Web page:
Bone Metastases – Diagnosis & Treatment
Hematological / Oncological
The most common site for bone metastases is the vertebra. Although it also occurs in long bones, pelvis, ribs, sternum, and skull.
Complications of bone metastasis are called skeletal-related events (SREs) and include most commonly bone pain, pathologic fractures and hypercalcemia, and less commonly nerve root or spinal cord compression.
Spine Instability Neoplastic Score (SINS) can help determine the need for a surgical referral based on stability of pathologic spinal fractures.
- Breast, prostate, and lung cancer make up near 80% of bone metastases.
- Also kidney, lymphoma, multiple myeloma, thyroid.
- Bone pain attributed to metastases is the principal source of cancer-related pain and can severely impact quality of life.
Investigations in the ED
- Imaging: High-risk fracture features for the potential to develop a pathological fracture include painful lesion, >2.5cm in size and >50% of the bone is involved.
- Xray: useful but misses less severe bone metastases.
- CT: more sensitive (74%).
- MRI: 95% sensitivity and 90% specificity for bone metastases and can also detect cord compression (6).
- Specific labs: CBC, Cr/GFR, Calcium, ALP, Serum Protein Electrophoresis (SPEP), UPEP, ECG.
- Benign bone tumor.
- Malignant bone tumor.
- Infection (osteomyelitis).
- Initial trial with NSAIDs and acetaminophen with step-up to opioids as needed in the setting of acute pathologic fractures and associated pain.
- IV fluids are the key.
- Ensure adequate renal function.
- May initiate bisphosphonate therapy in ED if severe hypercalcemia and cardiac instability.
- Alternately zoledronic acid 4mg IV over 15mins or pamidronate 60 – 90 mg IV over 2 hours.
- Moderate asymptomatic hypercalcemia can treated with fluids and calcitonin 4 IU/kg IV.
- Inpatient vs outpatient decision based on:
- Unstable fractures.
- Extent of metastases.
- Spinal cord compromise.
- Referral to specialists (surgery and oncology).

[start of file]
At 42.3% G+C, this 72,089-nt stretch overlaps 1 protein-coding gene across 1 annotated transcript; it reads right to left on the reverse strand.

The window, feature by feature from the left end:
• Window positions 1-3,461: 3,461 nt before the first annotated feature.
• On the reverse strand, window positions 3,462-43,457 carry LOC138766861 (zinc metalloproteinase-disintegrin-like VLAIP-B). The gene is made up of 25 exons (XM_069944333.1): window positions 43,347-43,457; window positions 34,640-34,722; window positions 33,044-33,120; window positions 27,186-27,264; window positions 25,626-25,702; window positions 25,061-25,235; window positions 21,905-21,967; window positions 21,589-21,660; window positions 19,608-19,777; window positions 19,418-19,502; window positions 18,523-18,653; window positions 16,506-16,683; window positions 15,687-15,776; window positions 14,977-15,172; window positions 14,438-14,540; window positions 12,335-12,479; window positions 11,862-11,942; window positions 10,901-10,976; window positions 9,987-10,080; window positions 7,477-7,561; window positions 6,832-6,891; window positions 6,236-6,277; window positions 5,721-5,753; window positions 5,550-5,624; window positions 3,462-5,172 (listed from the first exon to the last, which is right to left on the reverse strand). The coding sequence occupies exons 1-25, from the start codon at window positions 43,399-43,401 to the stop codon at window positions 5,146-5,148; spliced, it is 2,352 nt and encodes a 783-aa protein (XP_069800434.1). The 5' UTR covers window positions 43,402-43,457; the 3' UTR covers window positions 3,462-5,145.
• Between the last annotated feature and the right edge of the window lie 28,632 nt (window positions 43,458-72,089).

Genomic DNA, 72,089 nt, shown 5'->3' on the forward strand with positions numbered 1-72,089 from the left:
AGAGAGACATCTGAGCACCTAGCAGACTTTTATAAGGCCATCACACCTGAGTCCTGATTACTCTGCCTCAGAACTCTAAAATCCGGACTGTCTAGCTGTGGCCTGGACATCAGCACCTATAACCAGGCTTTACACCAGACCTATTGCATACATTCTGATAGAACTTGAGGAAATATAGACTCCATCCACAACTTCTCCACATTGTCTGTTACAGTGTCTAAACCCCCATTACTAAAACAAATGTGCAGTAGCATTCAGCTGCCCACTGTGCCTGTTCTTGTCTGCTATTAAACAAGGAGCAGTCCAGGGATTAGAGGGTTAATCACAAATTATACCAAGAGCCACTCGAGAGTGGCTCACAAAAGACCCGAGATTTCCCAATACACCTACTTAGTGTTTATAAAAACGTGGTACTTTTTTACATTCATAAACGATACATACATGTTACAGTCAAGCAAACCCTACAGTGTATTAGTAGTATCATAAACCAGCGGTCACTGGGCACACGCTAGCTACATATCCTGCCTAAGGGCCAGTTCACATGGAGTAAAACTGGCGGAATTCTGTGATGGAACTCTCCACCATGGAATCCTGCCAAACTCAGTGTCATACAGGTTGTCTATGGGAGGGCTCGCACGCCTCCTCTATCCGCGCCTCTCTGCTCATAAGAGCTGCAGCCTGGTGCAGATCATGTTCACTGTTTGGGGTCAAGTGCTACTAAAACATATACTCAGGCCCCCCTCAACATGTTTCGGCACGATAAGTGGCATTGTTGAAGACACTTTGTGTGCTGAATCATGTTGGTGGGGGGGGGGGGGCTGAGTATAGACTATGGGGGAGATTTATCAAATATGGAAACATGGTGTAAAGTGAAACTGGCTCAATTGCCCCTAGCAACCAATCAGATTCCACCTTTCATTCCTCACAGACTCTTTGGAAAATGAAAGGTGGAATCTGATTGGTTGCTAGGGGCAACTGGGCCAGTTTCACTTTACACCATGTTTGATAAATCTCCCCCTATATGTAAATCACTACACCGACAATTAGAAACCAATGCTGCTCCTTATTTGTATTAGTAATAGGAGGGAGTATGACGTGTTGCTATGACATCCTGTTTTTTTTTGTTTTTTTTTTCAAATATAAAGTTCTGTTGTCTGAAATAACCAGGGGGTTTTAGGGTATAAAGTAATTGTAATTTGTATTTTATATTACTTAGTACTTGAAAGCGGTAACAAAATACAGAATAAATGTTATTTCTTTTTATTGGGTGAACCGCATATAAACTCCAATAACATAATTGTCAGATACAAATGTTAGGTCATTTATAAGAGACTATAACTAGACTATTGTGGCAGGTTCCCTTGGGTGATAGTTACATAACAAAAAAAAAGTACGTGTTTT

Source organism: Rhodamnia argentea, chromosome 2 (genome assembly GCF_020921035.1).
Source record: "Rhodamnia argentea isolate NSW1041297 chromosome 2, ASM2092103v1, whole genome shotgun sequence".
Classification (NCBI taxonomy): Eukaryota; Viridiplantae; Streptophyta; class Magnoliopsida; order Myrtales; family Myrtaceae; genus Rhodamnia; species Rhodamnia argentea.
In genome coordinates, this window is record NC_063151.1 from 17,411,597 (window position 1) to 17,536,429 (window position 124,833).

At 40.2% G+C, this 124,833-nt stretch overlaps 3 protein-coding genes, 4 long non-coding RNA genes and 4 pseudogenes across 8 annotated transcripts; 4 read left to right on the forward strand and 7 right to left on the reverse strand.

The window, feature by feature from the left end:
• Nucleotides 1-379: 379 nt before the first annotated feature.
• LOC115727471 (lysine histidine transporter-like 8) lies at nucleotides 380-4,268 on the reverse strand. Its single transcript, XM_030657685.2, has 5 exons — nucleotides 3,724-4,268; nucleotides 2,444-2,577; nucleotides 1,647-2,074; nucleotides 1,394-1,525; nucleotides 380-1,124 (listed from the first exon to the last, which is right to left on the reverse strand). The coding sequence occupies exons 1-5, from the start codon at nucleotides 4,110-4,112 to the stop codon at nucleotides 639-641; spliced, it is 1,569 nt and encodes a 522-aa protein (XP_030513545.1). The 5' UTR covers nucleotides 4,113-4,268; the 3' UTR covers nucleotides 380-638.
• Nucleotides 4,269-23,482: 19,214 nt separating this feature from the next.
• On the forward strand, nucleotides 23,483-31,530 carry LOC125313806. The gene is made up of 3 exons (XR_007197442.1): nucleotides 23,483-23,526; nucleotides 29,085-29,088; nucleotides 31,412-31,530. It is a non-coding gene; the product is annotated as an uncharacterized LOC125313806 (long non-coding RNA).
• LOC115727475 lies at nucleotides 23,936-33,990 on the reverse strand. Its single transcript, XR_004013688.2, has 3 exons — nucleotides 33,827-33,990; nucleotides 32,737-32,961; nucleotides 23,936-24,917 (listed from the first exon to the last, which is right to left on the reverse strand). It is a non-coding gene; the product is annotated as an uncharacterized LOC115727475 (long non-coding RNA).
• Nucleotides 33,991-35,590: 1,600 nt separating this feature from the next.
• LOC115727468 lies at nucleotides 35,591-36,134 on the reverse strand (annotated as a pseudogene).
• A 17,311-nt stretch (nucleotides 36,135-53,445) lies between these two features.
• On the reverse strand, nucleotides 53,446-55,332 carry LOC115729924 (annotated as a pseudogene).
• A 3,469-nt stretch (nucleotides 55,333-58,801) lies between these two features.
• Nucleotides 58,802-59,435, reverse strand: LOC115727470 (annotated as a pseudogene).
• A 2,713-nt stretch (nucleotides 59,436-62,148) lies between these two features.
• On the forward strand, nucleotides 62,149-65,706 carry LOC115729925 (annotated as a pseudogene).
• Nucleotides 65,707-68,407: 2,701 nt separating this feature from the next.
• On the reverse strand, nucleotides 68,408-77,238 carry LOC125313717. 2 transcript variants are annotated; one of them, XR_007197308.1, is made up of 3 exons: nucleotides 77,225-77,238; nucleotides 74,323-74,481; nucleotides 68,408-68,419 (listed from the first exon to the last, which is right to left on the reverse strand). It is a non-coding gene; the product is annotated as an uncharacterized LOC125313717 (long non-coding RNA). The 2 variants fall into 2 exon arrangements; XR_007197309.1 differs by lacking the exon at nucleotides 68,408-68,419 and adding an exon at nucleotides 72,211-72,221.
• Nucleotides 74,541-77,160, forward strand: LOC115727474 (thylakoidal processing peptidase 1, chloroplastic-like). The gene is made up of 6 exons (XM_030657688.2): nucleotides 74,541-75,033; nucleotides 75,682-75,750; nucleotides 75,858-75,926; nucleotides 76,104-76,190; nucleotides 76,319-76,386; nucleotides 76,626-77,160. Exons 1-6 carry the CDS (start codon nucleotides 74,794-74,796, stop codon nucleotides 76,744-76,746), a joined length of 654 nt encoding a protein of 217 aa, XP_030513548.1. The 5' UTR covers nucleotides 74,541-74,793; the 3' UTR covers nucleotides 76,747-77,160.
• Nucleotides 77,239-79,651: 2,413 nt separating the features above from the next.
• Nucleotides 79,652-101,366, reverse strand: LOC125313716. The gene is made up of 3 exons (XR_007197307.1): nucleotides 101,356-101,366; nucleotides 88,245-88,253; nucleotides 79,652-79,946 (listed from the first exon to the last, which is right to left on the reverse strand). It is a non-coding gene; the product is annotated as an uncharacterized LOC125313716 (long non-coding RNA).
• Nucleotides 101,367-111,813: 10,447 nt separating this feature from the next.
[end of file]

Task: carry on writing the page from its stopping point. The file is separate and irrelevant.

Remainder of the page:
Quality Of Evidence?
We are highly confident that the true effect lies close to that of the estimate of the effect. There is a wide range of studies included in the analyses with no major limitations, there is little variation between studies, and the summary estimate has a narrow confidence interval.
We consider that the true effect is likely to be close to the estimate of the effect, but there is a possibility that it is substantially different. There are only a few studies and some have limitations but not major flaws, there are some variations between studies, or the confidence interval of the summary estimate is wide.
When the true effect may be substantially different from the estimate of the effect. The studies have major flaws, there is important variations between studies, of the confidence interval of the summary estimate is very wide.
There is wide spread agreement in the studies about what is included in skeletal-related events and how they should be managed. There is little variation between studies in the diagnosis and treatment of bone metastases and their complications.
Spinal Instability Neoplastic Score: An Analysis of Reliability and Validity From the Spine Oncology Study Group.
Fourney DR, Frangou EM, Ryken TC, Dipaola CP, Shaffrey CI, Berven SH, et al. 2011 Aug [cited 2021 Apr 10];29(22):3072–7.
J Clin Oncol [Internet]
A Novel Classification System for Spinal Instability in Neoplastic Disease From the Spine Oncology Study Group.
Fisher CG, DiPaola CP, Ryken TC, Bilsky MH, Shaffrey CI, Berven SH, et al. (October 15, 2010 – Volume 35 – Issue 22 – p E1221-E1229)
*Combined Neurosurgery and Orthopaedic Spine Program
The purpose of this document is to provide health care professionals with key facts and recommendations for the diagnosis and treatment of patients in the emergency department. This summary was produced by the BC Emergency Medicine Network and uses the best available knowledge at the time of publication. However, healthcare professionals should continue to use their own judgment and take into consideration context, resources and other relevant factors. The BC Emergency Medicine Network is not liable for any damages, claims, liabilities, costs or obligations arising from the use of this document including loss or damages arising from any claims made by a third party. The BC Emergency Medicine Network also assumes no responsibility or liability for changes made to this document without its consent.
Last Updated Jun 01, 2021
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